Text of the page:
road, passing through the parish from the river Dee to the Don. These
relics are in the possession of the proprietor of Kirkville, on whose
lands they were found. Among the antiquities may also be noticed some
valuable manuscripts in the library at Skene House, beautifully written
previous to the invention of printing; and, not less valuable to the
proprietors of the lands of Skene, the identical skian by which
the lands were won, said to be in the
possession of a relative of the family. A stone, [It
is said that Mr Irvine, the laird of Drum, rested on this stone, (his
men drawn up in line near by,) whilst on his march to the field of
Harlaw, where he fighting hand to hand with M'Lean of Coll.]
bearing the inscription, "Drum stone, Harlaw, 1411," stands on a height
upon the lands of Easterskene.
Live-Stock.—Number of cattle, 2200; and of
horses, 230. Very few sheep are now kept in the parish, as the greater
part of the moorland is either improved or planted with wood.
Considerable attention is paid by farmers to improving the breed of
cattle, as also to the feeding. Some of the best oxen have been sent to
the London market, for several years past, from the port of Aberdeen,
particularly by Mr Milne at Fornet of Skene, who occupies an extensive
Rent.—The rental of the whole parish is about
L.6410. The average rent per acre is L.1. Valued rent, L.2500, 6s. 8d.
The length of leases is generally nineteen years.
A general improvement in agriculture has taken place
since last Account; and of late, furrow-draining has been introduced,
which must ameliorate the soil in several parts of the parish, where the
ordinary mode of draining had little effect in preventing the injury
done to the land by surface water. Most of the fields are inclosed with
dry-stone fences, as there is a superabundance of material for this
purpose throughout the parish. A good specimen of these inclosures
presents itself to the eye of the traveller on the Skene turnpike road,
upon the lands of Easterskene, where the proprietor has furnished
employment to the labourer for several years past, in trenching the
land, and in building dikes.
A considerable extent of waste land has been brought
into cultivation (above 1000 acres) since last Account, particularly on
the lands of Ord, Fiddie, Carnies, Easterskene, Leddach, Blackhills,
Kinmundy, Concraig, Newton, and Auchenclech. The late proprietor of
Kirkville added (by draining) two new farms, with farm-steadings, where
farm had never been before, on the haughs (rather bogs) of the Leuchar
Burn, on his lands of Hillcairnie, This he effected by straighting,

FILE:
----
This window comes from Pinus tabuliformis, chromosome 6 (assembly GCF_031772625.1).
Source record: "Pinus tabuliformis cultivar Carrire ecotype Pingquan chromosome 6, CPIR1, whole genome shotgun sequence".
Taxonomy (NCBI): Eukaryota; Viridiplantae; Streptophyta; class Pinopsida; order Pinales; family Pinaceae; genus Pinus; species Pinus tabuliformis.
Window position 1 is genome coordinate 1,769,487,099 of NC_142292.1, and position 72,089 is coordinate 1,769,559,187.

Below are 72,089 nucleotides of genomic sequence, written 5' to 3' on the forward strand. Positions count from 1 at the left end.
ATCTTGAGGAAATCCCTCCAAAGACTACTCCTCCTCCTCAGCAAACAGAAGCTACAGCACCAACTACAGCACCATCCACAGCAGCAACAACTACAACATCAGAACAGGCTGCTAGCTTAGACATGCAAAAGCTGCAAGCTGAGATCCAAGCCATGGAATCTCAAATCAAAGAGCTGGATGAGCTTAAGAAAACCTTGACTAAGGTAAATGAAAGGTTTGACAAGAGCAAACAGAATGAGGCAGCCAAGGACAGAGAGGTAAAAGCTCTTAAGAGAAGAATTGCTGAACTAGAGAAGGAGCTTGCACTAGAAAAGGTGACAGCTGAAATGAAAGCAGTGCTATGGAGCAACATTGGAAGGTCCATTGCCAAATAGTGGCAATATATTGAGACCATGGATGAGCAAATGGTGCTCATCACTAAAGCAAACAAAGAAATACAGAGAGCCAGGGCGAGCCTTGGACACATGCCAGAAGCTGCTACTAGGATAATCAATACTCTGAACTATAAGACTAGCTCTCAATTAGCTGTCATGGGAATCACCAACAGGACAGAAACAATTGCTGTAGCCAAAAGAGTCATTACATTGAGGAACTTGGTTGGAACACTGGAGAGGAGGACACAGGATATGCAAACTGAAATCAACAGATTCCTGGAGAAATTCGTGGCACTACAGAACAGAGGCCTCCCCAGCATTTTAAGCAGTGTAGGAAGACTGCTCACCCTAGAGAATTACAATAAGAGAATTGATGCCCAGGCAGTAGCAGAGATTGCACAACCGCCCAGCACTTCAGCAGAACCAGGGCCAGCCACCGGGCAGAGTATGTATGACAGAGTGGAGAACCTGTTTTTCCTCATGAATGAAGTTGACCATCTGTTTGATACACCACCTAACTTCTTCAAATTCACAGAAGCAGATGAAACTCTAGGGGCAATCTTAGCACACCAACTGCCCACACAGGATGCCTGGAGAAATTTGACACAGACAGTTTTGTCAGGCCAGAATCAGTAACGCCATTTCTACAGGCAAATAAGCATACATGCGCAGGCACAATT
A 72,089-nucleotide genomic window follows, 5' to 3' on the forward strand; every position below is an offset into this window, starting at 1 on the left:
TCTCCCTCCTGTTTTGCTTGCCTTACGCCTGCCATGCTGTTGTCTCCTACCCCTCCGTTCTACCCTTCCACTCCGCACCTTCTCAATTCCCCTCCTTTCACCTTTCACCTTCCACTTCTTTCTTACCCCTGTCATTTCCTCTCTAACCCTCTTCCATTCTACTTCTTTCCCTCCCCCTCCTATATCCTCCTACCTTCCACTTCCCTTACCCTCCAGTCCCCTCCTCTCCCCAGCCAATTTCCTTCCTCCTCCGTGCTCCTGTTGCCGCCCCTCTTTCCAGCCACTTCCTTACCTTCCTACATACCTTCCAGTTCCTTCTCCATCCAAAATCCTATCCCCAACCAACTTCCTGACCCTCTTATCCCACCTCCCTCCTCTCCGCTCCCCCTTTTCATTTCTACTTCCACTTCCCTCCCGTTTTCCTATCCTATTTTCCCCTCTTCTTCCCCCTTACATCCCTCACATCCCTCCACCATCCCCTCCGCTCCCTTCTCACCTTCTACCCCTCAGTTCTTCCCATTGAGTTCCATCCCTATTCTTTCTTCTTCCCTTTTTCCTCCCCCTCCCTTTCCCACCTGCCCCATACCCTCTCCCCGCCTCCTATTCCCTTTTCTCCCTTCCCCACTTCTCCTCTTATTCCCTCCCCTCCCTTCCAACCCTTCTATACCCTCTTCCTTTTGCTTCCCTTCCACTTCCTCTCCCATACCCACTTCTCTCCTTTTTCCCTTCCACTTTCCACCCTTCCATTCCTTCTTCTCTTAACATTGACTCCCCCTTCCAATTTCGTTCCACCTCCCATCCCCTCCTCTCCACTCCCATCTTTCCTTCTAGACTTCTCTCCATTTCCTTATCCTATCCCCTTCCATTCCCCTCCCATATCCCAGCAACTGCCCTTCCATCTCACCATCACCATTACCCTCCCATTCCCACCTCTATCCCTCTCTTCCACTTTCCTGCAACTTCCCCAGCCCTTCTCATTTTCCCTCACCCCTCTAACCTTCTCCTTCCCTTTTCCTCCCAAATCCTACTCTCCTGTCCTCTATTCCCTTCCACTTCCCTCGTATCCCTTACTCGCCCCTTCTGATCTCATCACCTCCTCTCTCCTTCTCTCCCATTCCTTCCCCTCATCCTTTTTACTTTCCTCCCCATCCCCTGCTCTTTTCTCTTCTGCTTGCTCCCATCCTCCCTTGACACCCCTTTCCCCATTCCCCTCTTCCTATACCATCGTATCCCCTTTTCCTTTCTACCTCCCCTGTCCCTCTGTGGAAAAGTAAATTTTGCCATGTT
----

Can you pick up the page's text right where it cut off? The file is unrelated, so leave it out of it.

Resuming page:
cutting, and deepening the burn at considerable expense, part of which,
of course, was borne by the heritors on the opposite side of the Leuchar.
Manufactures.—At Garlogie, there is a spinning
manufactory [Part of the worsted spun at
Garlogie is manufactured at Aberdeen by the same Company into carpets of
excellent quality.] for wool, belonging to Messrs Hadden and Sons
in Aberdeen, where about 120 people, old and young, are generally
employed. Steam power is occasionally added when the supply of water
from the Loch of Skene falls short. Gas has been introduced of late for
lighting the works in the winter season. The Company are very attentive
to the comfort of the families employed at the work: they have built
neat cottages for their accommodation, and give them garden ground
attached, all divided and inclosed. A commodious school-house has been
added, which is attended by about 50 scholars during the day, consisting
of the younger children, and by nearly as many of the older children in
the evening, after the work of the day is over in the mill. The
school-room is also occupied every alternate Sabbath evening as a place
of worship for the families in the place, as
they have pot sittings in the parish church On the other Sabbath
evenings, the younger branches of the families attend for instruction in
the Sabbath school, under the care of the schoolmaster of the place,
with three assistants connected with the works.
Means of Communication.—There are two branches of
turnpike-road leading to the west from Aberdeen, (which is distant only
six miles from their junction at the east boundary of the parish) the
one branch running nearly through the middle of the parish towards
Alford and Strathdon; the other, more to the south, towards Tarland and
Kincardine. A stage-coach passes by the former line, every alternate
day, from Aberdeen to Alford. A mail-gig runs daily on the same line;